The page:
Now that the Oscars are over, Hollywood is turning its attention to the controversial Keystone XL pipeline.
A slate of actors and musicians, including Julianne Moore, Alec Baldwin, Robert Redford, Willie Nelson, and Neil Young called on President Obama on Tuesday to put an end to the oil-sands project once and for all.
“Rejecting Keystone XL is the kind of the principled choice leaders need to make. There is no way to reconcile this pipeline with a serious climate policy,” the high-profile activists wrote in a letter to the White House signed by more than 100 environmentalists, elected officials, and progressive leaders.
The cadre of celebrities has a history of opposing the pipeline. But the latest Hollywood push arrives ahead of an expected presidential veto of legislation approved by the GOP Congress to build Keystone XL, a pipeline that would haul crude oil from Canada to the Gulf Coast.
Obama’s veto could land as early as Tuesday, after Republicans send the bill to the White House.
The president faces tremendous pressure to reject the pipeline from environmentalists. But Obama is sure to infuriate a key Democratic constituency no matter what decision he makes, since labor unions have long pushed for construction of the pipeline.
Republicans on the Hill strongly support building the pipeline, saying that it would create jobs and provide an economic boost while cutting reliance on foreign oil from hostile nations.
Others who signed the letter include Bill McKibben, the founder of the environmental group 350.org, Michael Brune, the executive director of the Sierra Club, and Sen. Sheldon Whitehouse, the Rhode Island Democrat and self-described climate hawk.
Republicans, however, have vowed to continue the fight despite Obama’s veto. Congressional GOP leaders have said that they will look to attach Keystone to future energy legislation or must-pass spending measures that the president would be hard-pressed to reject.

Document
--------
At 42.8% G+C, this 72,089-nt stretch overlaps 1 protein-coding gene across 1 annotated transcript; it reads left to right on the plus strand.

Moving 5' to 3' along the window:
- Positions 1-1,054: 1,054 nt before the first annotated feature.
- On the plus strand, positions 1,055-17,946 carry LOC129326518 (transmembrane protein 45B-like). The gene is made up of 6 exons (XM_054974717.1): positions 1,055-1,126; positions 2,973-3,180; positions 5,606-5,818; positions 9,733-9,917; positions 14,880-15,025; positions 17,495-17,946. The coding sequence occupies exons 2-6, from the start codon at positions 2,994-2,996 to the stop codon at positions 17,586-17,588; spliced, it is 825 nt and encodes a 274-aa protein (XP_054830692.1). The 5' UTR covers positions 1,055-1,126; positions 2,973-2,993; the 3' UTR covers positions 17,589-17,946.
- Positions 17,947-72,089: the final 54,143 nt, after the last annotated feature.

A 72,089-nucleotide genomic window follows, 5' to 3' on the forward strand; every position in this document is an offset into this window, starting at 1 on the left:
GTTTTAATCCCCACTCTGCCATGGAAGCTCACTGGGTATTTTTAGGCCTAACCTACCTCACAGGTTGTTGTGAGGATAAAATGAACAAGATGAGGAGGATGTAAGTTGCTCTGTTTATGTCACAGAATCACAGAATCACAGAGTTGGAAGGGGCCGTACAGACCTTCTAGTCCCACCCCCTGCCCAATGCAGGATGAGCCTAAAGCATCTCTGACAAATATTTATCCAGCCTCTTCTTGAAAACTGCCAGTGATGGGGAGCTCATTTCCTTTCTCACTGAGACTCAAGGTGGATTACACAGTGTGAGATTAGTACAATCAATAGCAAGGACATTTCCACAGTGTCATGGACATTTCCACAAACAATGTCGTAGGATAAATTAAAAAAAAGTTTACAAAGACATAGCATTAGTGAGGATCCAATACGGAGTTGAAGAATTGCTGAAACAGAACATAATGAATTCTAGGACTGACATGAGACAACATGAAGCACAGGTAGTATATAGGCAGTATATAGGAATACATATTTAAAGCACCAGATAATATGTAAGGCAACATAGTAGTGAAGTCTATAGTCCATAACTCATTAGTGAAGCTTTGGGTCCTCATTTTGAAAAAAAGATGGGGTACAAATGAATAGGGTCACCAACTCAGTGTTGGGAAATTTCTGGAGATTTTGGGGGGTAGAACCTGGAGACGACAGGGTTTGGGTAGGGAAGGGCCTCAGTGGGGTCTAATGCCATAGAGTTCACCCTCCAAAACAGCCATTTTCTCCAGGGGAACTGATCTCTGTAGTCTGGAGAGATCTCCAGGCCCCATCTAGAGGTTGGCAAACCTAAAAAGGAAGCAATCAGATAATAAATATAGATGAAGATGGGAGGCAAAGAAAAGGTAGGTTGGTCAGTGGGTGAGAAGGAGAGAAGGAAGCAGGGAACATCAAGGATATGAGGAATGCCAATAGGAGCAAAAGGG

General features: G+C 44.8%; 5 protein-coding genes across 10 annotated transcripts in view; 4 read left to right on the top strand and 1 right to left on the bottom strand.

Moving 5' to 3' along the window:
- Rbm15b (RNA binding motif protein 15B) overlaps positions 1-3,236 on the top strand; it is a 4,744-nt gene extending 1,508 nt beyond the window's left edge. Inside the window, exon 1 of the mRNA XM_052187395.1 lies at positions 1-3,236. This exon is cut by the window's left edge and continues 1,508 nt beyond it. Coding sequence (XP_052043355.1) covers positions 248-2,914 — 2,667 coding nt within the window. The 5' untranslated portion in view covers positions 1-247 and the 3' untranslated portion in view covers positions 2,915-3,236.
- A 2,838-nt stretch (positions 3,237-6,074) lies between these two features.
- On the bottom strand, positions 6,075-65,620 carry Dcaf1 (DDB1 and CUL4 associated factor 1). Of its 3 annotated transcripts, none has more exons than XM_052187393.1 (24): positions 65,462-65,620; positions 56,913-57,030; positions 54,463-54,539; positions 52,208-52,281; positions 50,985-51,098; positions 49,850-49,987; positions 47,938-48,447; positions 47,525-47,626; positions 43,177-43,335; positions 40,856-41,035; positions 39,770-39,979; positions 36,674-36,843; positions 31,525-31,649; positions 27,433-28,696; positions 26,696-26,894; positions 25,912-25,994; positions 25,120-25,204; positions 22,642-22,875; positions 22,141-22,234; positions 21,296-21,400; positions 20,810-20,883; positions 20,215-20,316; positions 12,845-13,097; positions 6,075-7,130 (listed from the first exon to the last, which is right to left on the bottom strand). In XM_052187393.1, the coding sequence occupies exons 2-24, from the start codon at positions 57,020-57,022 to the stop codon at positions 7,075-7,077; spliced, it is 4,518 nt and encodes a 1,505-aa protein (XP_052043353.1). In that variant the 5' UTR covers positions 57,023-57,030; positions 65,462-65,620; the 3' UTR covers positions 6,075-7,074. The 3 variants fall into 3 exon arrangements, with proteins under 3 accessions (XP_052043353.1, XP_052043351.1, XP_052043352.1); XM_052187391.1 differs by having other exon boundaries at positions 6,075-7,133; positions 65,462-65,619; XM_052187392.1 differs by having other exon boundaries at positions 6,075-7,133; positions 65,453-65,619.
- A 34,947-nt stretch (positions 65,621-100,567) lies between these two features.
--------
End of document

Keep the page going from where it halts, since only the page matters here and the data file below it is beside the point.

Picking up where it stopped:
What We're Following See More »
"US President Donald Trump will visit the UK in mid-July, according to Sky sources," with a formal announcement expected soon. "Mr Trump was due to open the new US Embassy in London in February but cancelled the trip saying the building was too expensive and tweeting that he was not a 'big fan' of the decision to move its location."
"North Korea’s underground nuclear test site has become unusable after a large part of it collapsed," say experts from the University of Science and Technology of China. "Their evidence comes just one week after a surprise announcement from leader Kim Jong Un that North Korea would stop nuclear tests." The finding contradicts the Trump Administration's claim that the closure was a major concession by North Korean leader Kim Jung Un, who is set to meet with him for talks with President Trump in May.
"Republicans on Wednesday will begin a push to change Senate rules in a way that would allow the faster confirmation of President Trump's nominees, after months of complaints that Democrats are dragging out the process. The Senate Rules Committee will meet in the afternoon to consider a resolution that would reduce post-cloture debate for most Executive Branch nominees from 30 hours to just 8 hours. The goal is to prevent Democrats from stretching out debate over several days."
Arizona Republican Debbie Lesko won a special election to fill the deep red seat Trent Franks retired from earlier this year. Unofficial balloting had her up 52.9% to 47.2%. This victory is a bit close for comfort, considering Donald Trump's 21-point victory there in 2016. This victory will do very little to calm GOP nerves five months before Election Day.
Apple CEO Tim Cook will meet with President Trump today, "at a time of heightened trade tensions between the U.S. and China with technology caught up in the spat. Both countries have proposed import tariffs on each others' products, but the U.S. has been tough on Chinese technology firms." China is an important market for Apple, and Cook is expected to bring up the worsening trade relationship.